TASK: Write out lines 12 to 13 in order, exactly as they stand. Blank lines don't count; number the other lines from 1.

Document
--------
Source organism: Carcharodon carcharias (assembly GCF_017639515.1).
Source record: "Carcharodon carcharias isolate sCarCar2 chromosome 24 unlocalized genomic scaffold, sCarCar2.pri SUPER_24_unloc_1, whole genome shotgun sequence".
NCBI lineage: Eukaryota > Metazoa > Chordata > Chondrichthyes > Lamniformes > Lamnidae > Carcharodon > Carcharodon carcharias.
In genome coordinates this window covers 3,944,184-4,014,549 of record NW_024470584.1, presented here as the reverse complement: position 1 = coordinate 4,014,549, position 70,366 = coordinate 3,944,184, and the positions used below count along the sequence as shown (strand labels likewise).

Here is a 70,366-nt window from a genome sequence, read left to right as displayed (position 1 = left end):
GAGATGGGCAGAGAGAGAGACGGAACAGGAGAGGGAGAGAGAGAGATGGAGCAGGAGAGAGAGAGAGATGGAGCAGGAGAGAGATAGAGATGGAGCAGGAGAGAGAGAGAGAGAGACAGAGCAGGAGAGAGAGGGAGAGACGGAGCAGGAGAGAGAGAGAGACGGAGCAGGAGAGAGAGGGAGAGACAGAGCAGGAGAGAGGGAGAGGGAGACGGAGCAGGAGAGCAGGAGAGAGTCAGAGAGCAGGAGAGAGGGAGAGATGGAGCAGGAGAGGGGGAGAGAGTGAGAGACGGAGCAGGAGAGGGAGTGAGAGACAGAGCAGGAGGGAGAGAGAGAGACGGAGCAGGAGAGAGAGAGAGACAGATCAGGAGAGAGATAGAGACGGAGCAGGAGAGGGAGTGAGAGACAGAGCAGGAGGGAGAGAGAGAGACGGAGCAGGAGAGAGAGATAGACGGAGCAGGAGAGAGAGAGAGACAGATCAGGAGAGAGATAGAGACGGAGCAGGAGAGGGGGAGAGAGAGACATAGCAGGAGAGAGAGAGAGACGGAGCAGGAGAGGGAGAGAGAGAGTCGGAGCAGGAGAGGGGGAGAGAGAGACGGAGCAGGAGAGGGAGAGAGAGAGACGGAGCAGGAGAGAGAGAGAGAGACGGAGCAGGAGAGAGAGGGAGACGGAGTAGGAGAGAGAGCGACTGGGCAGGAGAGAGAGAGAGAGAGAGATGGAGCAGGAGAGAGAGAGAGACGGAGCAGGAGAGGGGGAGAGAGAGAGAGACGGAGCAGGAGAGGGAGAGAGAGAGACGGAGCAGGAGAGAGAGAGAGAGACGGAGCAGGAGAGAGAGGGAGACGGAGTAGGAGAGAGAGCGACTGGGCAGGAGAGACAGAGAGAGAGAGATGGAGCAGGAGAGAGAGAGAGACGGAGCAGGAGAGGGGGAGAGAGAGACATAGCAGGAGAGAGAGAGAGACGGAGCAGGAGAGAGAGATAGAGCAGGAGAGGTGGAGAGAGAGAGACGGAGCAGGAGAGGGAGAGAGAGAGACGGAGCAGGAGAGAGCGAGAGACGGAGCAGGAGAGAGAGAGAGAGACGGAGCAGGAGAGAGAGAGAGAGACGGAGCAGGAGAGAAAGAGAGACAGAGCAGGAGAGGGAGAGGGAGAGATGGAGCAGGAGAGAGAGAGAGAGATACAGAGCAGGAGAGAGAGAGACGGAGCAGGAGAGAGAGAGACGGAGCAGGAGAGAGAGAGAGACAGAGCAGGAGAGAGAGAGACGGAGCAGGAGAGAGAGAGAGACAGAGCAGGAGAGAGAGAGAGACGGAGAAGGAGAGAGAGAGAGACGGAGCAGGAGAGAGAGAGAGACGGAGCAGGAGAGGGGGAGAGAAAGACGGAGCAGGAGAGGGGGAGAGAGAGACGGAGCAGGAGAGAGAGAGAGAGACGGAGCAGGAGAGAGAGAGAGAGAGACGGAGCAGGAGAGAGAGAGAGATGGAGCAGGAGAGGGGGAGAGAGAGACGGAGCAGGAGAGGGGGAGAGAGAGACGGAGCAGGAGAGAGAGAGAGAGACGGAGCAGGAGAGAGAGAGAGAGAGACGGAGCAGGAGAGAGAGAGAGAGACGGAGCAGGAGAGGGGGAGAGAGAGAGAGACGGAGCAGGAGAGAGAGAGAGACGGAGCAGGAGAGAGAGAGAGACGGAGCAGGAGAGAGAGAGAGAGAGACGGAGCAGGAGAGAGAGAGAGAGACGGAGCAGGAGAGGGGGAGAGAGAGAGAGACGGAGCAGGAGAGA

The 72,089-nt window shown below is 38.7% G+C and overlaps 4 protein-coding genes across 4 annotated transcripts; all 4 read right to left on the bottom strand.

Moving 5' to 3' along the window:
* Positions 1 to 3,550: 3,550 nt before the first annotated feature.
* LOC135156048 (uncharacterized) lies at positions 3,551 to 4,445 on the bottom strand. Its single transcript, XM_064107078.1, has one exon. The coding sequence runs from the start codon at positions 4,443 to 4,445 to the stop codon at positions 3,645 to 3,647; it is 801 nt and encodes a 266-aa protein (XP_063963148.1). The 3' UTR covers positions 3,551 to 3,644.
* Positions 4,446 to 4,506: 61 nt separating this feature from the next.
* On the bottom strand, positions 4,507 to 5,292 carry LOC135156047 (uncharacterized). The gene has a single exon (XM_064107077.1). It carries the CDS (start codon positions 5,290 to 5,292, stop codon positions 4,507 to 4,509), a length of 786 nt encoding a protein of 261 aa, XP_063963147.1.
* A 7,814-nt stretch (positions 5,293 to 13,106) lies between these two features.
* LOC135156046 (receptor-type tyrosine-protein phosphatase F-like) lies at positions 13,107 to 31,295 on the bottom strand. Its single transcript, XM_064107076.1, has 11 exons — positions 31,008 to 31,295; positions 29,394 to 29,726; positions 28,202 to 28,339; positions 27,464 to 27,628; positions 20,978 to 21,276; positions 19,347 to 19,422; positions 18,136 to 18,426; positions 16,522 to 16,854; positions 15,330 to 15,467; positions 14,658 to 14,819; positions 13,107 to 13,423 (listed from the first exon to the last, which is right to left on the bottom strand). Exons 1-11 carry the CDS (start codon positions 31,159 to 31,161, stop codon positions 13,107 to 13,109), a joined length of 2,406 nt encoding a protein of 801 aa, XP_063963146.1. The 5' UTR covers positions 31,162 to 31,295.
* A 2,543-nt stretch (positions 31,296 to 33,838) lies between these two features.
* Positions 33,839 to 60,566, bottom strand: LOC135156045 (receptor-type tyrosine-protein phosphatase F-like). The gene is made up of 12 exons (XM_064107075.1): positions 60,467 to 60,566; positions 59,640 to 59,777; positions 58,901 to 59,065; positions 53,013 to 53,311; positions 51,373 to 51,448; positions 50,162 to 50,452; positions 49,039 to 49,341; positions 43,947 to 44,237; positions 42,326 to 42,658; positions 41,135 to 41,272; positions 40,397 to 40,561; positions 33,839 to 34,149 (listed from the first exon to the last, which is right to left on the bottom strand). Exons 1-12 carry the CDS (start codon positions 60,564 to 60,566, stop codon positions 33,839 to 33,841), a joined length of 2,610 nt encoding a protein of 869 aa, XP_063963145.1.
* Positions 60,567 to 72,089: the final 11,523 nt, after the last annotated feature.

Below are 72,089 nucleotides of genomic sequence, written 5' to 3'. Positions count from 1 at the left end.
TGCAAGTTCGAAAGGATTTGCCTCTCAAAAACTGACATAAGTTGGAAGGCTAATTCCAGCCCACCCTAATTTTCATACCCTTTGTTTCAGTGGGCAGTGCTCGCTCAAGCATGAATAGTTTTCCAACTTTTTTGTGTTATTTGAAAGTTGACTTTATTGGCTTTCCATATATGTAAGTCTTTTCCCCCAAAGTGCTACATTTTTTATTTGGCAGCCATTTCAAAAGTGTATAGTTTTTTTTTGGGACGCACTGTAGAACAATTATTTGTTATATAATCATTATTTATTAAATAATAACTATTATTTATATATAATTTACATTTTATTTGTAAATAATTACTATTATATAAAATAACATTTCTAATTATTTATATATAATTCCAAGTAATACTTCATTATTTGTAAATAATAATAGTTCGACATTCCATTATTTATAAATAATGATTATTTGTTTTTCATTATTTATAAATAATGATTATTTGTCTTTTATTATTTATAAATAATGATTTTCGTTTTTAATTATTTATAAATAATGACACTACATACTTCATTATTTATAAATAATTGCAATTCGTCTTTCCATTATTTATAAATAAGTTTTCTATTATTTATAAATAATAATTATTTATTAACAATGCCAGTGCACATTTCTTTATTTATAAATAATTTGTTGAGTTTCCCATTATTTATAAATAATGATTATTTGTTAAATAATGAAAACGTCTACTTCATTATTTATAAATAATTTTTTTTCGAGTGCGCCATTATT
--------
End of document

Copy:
* On the bottom strand, positions 4,507 to 5,292 carry LOC135156047 (uncharacterized). The gene has a single exon (XM_064107077.1). It carries the CDS (start codon positions 5,290 to 5,292, stop codon positions 4,507 to 4,509), a length of 786 nt encoding a protein of 261 aa, XP_063963147.1.
* A 7,814-nt stretch (positions 5,293 to 13,106) lies between these two features.